Home England Income Tax Fintechs are increasing their exposure to gig economy workers as inflation fuels credit demand

Fintechs are increasing their exposure to gig economy workers as inflation fuels credit demand

0

Fintechs and payday lenders are aggressively lending to gig economy workers, even as banks and large non-bank financial corporations (NBFCs) are becoming more conservative in this area. Fintech lenders have found executive demand for groceries and grocery deliveries using various app-based platforms increased by as much as 40% in Q4 FY22, industry executives said. Higher demand, in turn, is being driven by increased inflation, prompting suppliers to borrow more to bridge liquidity mismatches.

Lenders operating in this segment believe demand will stem from improving consumption trends as the pandemic abates. Bhavin Patel, co-founder and CEO of LenDenClub said that as consumption has increased, the need for delivery executives has increased across all industries for various app-based platforms.

Additionally, as the workforce grows, many delivery executives are looking for small loans or advance salaries and payday loans to help meet their operating expenses. The increase in demand is also due to the alignment of the product to the segment,” said Patel. According to Patel, there isn’t enough data to determine whether a surge in inflation has anything to do with increased demand.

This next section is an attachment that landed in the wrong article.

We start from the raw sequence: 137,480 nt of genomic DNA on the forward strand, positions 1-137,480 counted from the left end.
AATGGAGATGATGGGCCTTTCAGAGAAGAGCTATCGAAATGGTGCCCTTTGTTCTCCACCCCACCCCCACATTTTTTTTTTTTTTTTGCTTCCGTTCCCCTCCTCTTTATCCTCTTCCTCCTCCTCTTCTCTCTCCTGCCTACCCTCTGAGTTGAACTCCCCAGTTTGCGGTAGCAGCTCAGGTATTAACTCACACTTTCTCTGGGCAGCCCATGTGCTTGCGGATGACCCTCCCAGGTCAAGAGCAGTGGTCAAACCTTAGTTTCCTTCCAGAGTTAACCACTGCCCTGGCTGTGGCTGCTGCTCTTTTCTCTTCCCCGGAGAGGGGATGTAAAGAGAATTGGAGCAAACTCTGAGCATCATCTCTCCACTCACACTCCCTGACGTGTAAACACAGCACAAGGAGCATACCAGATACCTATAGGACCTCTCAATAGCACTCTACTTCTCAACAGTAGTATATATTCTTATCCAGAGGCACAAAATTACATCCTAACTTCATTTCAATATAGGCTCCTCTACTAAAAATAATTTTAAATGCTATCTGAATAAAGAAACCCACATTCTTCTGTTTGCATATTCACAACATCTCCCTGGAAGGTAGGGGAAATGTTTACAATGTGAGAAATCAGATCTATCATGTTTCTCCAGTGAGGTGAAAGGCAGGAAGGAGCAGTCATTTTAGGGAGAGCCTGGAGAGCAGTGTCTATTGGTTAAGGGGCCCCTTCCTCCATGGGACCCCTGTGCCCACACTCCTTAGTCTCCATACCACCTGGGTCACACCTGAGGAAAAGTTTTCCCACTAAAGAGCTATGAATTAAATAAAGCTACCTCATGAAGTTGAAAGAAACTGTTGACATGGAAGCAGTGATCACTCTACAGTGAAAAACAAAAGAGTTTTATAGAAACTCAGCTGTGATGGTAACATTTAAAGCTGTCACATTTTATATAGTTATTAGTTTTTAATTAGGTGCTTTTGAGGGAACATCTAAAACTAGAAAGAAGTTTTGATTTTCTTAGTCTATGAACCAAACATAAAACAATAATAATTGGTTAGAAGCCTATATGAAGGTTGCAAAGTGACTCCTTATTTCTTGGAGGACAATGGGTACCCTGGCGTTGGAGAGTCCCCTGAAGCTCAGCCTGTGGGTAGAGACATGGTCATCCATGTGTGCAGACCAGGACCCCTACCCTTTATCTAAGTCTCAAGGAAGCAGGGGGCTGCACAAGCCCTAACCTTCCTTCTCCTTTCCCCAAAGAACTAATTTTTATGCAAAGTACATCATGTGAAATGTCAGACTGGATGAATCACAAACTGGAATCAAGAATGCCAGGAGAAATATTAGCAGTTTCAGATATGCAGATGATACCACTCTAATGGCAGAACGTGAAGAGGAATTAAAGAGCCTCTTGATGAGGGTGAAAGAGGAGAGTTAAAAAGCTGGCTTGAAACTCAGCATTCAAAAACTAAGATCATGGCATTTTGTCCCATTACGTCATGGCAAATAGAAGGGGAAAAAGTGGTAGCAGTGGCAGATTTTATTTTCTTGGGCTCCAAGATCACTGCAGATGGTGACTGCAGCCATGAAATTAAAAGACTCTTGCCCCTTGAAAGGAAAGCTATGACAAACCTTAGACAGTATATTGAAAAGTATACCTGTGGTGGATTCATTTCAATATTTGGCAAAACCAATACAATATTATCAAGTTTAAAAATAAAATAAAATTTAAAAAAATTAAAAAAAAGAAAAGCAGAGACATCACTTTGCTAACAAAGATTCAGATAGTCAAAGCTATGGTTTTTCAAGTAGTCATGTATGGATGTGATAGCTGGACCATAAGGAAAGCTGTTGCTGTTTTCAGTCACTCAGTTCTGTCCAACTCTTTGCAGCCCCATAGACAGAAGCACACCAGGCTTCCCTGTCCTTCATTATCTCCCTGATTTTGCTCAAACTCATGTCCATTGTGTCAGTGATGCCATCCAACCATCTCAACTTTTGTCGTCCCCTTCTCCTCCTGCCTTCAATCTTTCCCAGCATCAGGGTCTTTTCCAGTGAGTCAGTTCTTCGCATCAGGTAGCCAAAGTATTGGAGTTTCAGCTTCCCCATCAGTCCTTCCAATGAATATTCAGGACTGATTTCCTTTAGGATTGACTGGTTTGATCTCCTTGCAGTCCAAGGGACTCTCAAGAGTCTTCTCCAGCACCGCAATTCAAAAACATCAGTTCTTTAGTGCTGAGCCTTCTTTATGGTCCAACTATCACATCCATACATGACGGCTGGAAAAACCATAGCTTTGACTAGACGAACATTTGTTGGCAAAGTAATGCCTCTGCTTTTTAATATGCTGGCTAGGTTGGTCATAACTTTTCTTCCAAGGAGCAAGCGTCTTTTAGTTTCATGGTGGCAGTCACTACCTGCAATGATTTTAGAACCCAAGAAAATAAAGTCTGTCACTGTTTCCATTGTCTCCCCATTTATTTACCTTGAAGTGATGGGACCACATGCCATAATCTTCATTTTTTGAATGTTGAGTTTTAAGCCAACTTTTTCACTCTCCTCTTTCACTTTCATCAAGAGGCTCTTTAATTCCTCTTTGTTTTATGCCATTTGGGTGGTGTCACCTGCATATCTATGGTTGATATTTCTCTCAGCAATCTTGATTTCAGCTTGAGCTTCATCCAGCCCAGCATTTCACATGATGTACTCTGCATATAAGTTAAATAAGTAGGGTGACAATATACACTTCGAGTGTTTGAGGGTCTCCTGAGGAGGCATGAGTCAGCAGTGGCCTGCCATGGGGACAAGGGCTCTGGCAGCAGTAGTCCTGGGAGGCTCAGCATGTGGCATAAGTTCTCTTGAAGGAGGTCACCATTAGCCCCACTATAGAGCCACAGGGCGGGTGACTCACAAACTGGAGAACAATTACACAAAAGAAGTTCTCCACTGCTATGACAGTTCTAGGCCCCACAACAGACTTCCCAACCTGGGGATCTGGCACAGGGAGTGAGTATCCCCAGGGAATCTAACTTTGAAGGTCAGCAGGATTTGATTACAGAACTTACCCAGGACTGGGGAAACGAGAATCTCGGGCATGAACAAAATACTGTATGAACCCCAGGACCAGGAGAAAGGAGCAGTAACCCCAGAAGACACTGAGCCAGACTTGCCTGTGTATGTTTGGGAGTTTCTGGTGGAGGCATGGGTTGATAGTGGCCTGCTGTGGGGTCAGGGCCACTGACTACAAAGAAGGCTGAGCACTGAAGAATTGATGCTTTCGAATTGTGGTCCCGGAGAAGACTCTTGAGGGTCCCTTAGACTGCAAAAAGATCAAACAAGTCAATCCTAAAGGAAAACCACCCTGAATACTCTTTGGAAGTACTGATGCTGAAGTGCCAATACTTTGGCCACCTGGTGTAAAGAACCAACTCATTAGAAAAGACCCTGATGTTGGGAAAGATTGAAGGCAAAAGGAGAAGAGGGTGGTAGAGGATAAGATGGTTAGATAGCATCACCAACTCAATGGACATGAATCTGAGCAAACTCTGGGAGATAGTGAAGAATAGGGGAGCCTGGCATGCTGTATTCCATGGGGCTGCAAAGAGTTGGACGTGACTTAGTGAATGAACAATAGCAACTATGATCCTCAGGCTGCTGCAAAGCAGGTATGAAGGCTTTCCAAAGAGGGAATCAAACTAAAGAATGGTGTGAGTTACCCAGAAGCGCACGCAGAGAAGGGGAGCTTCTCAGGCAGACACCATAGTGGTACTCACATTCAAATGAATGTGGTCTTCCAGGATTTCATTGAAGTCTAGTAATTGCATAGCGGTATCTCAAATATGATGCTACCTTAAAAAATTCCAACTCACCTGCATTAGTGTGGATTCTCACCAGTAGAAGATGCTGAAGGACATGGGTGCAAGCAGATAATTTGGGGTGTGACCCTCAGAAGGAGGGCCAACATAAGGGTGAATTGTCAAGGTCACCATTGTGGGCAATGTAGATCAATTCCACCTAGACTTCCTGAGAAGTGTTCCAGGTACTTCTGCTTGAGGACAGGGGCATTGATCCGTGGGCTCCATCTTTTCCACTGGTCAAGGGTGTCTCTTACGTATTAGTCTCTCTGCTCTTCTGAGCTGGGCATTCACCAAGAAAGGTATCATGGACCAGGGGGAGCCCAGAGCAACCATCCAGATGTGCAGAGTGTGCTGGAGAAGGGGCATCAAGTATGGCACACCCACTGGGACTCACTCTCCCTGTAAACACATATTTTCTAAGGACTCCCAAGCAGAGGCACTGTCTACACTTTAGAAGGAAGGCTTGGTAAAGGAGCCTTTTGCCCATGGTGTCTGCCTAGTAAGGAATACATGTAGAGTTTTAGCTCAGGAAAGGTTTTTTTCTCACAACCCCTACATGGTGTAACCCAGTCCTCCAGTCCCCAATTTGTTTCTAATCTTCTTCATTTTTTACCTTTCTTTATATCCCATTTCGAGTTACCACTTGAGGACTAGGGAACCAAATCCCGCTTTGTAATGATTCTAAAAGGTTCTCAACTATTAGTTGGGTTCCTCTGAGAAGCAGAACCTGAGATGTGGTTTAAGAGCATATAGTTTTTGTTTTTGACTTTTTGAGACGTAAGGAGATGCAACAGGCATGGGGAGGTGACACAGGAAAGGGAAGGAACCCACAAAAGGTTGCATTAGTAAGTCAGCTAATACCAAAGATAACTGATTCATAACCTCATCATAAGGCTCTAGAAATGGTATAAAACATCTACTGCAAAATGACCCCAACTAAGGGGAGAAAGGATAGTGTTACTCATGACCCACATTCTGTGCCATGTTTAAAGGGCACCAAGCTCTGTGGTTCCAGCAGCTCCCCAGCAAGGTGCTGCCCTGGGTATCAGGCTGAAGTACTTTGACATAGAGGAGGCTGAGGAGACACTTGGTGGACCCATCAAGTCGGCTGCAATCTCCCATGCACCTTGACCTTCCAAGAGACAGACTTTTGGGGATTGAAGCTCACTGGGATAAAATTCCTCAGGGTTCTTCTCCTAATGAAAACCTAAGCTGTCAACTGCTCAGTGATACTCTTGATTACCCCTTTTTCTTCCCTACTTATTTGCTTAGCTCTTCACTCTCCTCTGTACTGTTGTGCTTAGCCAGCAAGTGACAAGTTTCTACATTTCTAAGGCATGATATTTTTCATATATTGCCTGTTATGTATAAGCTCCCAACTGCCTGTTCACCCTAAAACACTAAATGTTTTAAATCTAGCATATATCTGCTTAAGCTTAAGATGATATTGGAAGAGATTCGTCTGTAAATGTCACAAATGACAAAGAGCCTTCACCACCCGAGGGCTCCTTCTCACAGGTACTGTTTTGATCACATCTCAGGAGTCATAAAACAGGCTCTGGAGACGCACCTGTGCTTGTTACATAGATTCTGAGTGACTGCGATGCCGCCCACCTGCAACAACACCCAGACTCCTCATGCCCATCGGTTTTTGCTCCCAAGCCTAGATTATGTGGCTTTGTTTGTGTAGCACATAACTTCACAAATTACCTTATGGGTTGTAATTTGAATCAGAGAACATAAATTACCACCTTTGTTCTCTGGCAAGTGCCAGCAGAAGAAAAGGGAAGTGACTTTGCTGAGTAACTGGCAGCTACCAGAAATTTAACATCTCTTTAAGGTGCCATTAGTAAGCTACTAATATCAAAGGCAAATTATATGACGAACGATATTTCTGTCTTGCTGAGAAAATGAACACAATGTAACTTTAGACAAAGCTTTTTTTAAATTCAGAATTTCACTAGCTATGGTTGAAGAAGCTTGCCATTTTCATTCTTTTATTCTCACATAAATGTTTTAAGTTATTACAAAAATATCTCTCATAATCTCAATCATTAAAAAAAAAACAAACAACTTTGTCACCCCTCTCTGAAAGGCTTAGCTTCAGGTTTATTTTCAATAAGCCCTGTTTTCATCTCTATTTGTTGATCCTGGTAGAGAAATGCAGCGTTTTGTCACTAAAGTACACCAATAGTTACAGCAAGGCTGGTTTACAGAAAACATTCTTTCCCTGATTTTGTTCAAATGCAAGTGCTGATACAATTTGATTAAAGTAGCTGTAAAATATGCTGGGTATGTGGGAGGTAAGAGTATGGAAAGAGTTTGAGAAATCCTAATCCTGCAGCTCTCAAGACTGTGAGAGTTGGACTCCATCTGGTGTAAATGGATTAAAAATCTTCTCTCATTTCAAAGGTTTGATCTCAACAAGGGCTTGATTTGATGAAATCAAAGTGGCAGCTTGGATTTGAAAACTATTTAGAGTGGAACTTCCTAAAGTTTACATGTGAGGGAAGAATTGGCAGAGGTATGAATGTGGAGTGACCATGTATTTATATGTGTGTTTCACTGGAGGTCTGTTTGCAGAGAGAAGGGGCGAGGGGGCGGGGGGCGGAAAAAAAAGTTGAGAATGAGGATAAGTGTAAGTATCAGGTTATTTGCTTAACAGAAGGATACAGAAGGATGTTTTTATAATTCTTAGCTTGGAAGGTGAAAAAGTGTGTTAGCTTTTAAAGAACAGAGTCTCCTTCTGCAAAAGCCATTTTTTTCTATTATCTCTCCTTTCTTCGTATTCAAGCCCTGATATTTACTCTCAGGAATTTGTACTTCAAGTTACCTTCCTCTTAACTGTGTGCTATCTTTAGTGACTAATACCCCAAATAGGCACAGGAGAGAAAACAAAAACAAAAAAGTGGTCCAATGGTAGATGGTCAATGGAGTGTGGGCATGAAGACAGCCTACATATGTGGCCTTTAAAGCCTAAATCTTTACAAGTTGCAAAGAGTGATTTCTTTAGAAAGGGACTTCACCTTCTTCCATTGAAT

Others, on the other hand, see the situation more bleakly. They point out that while the prices of fuel and other essential goods have increased, delivery drivers’ wages have not increased. To make matters worse, the rise in 10-minute deliveries has led to an increase in traffic norm violations and fines paid by delivery drivers.

A loan to a delivery manager can be up to 30-40% of their monthly income and terms range from one month to three months. Interest rates range from 18% to 30%. LenDen Club’s Patel says there is little to worry about indebtedness in this segment, as loans are only approved after reviewing the borrower’s credit bureaus and assessing the borrower’s ability to repay.

Still, concerns about the high level of debt remain. “The money they are borrowing now is essentially gap funding. It’s inherently prone to high churn rates, which means the guy keeps borrowing from new apps to pay off old ones,” said an industry leader on condition of anonymity.

Given the tight finances of gig workers, large lenders have recently turned their backs on funding them. CreditVidya co-founder and CEO Abhishek Agarwal said banks and large NBFCS are becoming cautious in this segment. “The segment’s risk perception has increased significantly in recent months as their cost of living has increased without a corresponding increase in their income. However, some fintechs and payday lenders continue to lend to gig economy workers, and interest rates on such loans are quite high,” Agarwal said.